The data and information in this article are taken from the International Labor Organization’s site. The article is based on the latest statistics i.e 2021
What is child labor?
International Labor Organisation defines the term”child labor” as work that deprives children of their childhood, their potential, and their dignity, and that is harmful to physical and mental development. It refers to work that:
- is mentally, physically, socially, or morally dangerous and harmful to children; and/or
- interferes with their schooling by depriving them of the opportunity to attend school; obliging them to leave school prematurely; or requiring them to attempt to combine school attendance with excessively long and heavy work.
However, all type of work done by a child is not to be considered as child labor. It depends on the age, the type of work done, the total hours worked, and the condition under which the work is being done. In simple terms, child labor refers to the work done by a child which is both negative and detrimental to their various dimensions of health.
How old were you when you first started to work?
Was it legal? Did you fall under Child labor age ?
Well, According to ILO minimum age convention (C138) of 1973, child labor refers to any work performed by
- children under the age of 12,
- non-light work done by children aged 12–14, and
- hazardous work done by children aged 15–17.
June 12 is celebrated as World Day Against Child Labor. This day was first launched by ILO in 2002.
Each Year, June 12, Anti-child labor Day brings together millions of people from all around the world to focus our attention on the root cause of child labor and the necessary efforts required to eliminate it.
However , all types of work done by a child is not to be considered as child labor that need to be eliminated. If children’s or adolescent’s participation in that said work doesn’t hamper or affect their health, education or in any way affect their personal development then, that is generally regarded as something positive.
It is okay for them to participate in some activities like helping someone around the house or earning some pocket money after school hours or during holidays. These type of activities actually helps children in developing various skills and experience and be more productive from a young age.
What are the forms of child labor? The worst form.
The worst forms of child labor involves children being enslaved, separated from their families, exposed to serious hazards and illnesses and/or left to fend for themselves on the streets of large cities – often at a very early age.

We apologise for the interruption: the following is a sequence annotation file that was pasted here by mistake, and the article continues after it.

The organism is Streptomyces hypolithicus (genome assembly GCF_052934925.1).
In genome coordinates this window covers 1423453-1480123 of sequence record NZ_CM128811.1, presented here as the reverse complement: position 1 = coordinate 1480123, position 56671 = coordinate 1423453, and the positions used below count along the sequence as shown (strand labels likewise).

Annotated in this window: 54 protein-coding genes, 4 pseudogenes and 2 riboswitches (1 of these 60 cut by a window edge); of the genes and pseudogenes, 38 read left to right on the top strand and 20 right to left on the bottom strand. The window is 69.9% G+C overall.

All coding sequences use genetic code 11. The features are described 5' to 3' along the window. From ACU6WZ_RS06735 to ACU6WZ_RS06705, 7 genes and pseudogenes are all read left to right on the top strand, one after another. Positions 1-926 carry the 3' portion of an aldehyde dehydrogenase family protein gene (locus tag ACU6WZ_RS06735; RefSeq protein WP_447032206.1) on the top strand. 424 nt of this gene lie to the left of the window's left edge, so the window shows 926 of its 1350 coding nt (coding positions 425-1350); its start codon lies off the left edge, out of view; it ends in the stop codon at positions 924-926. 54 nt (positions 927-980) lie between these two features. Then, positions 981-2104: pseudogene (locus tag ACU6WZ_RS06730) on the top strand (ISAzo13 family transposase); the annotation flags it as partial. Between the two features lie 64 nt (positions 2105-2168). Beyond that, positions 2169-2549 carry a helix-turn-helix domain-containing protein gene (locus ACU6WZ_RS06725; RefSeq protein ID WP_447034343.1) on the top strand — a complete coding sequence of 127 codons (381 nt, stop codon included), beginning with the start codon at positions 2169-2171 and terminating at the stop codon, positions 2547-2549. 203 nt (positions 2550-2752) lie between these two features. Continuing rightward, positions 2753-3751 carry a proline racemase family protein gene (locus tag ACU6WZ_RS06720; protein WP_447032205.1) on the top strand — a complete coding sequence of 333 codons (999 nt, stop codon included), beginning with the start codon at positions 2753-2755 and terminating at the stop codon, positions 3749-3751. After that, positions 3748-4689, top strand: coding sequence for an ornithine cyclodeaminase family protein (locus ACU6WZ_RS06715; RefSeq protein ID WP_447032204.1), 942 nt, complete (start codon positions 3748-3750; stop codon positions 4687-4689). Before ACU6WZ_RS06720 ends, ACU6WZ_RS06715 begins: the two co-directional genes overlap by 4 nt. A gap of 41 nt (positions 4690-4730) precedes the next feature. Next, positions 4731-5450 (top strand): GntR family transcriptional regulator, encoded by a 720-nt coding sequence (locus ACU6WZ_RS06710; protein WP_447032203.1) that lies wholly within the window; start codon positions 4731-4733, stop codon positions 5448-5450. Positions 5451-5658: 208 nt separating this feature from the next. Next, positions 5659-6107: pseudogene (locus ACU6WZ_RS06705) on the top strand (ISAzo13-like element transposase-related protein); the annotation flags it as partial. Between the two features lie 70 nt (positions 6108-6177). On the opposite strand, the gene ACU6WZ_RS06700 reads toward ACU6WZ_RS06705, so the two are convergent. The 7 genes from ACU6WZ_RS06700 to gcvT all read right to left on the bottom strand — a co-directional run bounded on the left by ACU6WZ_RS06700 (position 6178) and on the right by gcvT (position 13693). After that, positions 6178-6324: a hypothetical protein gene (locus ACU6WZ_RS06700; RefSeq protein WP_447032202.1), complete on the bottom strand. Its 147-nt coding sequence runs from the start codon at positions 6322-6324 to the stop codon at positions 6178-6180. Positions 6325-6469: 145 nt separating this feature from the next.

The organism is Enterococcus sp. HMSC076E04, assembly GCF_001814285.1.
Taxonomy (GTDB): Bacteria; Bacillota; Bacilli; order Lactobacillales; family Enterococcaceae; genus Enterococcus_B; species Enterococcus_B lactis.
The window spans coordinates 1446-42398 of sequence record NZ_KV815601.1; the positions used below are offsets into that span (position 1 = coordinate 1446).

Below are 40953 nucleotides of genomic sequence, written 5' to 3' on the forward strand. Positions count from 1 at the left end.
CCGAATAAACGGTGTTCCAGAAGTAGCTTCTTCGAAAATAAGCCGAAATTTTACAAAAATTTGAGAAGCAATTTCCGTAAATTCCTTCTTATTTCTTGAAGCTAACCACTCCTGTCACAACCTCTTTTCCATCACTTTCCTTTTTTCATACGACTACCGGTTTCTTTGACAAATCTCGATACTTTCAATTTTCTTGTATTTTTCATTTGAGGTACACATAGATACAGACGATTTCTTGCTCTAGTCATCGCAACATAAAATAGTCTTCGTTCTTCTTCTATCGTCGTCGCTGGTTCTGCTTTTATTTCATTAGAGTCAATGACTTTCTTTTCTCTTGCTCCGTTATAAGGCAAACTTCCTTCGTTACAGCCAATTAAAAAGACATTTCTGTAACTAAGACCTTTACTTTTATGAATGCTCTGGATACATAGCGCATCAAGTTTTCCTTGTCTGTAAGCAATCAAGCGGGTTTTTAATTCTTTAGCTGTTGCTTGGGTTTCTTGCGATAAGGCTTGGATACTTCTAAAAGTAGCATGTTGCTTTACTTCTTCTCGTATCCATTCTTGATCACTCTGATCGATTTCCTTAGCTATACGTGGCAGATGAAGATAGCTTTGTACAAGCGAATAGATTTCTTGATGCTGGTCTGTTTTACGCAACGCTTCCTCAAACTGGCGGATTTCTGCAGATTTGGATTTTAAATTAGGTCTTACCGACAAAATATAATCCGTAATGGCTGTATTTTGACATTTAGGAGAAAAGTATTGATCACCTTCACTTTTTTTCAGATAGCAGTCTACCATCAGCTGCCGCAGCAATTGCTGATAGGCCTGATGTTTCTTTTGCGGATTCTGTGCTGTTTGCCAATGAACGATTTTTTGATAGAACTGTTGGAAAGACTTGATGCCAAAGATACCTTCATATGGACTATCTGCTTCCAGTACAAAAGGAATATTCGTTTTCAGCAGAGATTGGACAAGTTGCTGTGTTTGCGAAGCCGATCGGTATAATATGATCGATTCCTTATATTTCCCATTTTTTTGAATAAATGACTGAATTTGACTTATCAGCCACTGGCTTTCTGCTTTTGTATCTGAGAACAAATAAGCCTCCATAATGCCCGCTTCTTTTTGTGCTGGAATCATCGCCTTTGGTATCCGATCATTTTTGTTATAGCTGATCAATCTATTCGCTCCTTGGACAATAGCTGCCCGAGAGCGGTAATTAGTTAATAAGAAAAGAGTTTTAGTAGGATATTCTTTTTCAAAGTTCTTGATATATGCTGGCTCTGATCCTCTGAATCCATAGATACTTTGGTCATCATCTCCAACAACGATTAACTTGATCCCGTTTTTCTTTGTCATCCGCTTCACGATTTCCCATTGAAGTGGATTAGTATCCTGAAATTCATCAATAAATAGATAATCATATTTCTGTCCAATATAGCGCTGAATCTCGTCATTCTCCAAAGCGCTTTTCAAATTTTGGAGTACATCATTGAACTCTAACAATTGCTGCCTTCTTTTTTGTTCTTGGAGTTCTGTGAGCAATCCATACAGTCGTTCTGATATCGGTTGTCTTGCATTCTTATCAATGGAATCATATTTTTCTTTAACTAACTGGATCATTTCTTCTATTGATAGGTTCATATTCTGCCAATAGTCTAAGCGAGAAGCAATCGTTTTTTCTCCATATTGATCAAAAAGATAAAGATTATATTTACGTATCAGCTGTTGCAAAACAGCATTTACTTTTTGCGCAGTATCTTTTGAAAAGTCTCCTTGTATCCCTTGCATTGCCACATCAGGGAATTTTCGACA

- all forms of slavery or practices similar to slavery, such as the sale and trafficking of children, debt bondage and serfdom and forced or compulsory labour, including forced or compulsory recruitment of children for use in armed conflict;
- the use, procuring or offering of a child for prostitution, for the production of pornography or for pornographic performances;
- the use, procuring or offering of a child for illicit activities, in particular for the production and trafficking of drugs as defined in the relevant international treaties;
- work which, by its nature or the circumstances in which it is carried out, is likely to harm the health, safety or morals of children.
Hazardous child labour
According to ILO, hazardous child labor is work in dangerous or unhealthy conditions that could result in a child being killed, or injured or made ill as a consequence of poor safety and health standards and working arrangements. It can result in permanent disability, ill health and psychological damage. Hazardous labor activities includes
- work which exposes children to physical, psychological or sexual abuse;
- work underground, under water, at dangerous heights or in confined spaces;
- work with dangerous machinery, equipment and tools, or which involves the manual handling or transport of heavy loads;
- work in an unhealthy environment which may, for example, expose children to hazardous substances, agents or processes, or to temperatures, noise levels, or vibrations damaging to their health;
- work under particularly difficult conditions such as work for long hours or during the night or work where the child is unreasonably confined to the premises of the employer.
Child labor in Nepal
Child Labor and its worst form is in particular have emerged as a problem of immense global proportion and Nepal is no exception. Despite some reduction globally there are still 225 million children in prohibited child labor, of which a staggering number of 115 million are exposed to hazardous work. The picture in Nepal is somewhat similar.